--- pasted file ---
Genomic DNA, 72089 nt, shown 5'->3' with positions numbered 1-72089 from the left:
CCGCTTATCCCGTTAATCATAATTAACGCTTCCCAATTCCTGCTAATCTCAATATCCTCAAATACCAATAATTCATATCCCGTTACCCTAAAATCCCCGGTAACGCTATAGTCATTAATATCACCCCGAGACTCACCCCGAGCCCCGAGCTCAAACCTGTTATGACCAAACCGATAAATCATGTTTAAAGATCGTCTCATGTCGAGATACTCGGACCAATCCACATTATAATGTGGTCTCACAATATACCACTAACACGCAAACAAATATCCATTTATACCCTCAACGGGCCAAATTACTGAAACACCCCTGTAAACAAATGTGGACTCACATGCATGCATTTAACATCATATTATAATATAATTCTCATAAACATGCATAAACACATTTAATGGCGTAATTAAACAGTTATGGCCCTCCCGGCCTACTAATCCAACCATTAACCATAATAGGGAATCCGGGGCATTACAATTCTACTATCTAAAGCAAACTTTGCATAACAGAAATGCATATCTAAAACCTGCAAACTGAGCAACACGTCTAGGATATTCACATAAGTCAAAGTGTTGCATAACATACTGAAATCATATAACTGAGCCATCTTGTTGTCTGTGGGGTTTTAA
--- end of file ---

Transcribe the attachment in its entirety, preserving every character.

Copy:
Genomic DNA, 72089 nt, shown 5'->3' with positions numbered 1-72089 from the left:
CCGCTTATCCCGTTAATCATAATTAACGCTTCCCAATTCCTGCTAATCTCAATATCCTCAAATACCAATAATTCATATCCCGTTACCCTAAAATCCCCGGTAACGCTATAGTCATTAATATCACCCCGAGACTCACCCCGAGCCCCGAGCTCAAACCTGTTATGACCAAACCGATAAATCATGTTTAAAGATCGTCTCATGTCGAGATACTCGGACCAATCCACATTATAATGTGGTCTCACAATATACCACTAACACGCAAACAAATATCCATTTATACCCTCAACGGGCCAAATTACTGAAACACCCCTGTAAACAAATGTGGACTCACATGCATGCATTTAACATCATATTATAATATAATTCTCATAAACATGCATAAACACATTTAATGGCGTAATTAAACAGTTATGGCCCTCCCGGCCTACTAATCCAACCATTAACCATAATAGGGAATCCGGGGCATTACAATTCTACTATCTAAAGCAAACTTTGCATAACAGAAATGCATATCTAAAACCTGCAAACTGAGCAACACGTCTAGGATATTCACATAAGTCAAAGTGTTGCATAACATACTGAAATCATATAACTGAGCCATCTTGTTGTCTGTGGGGTTTTAA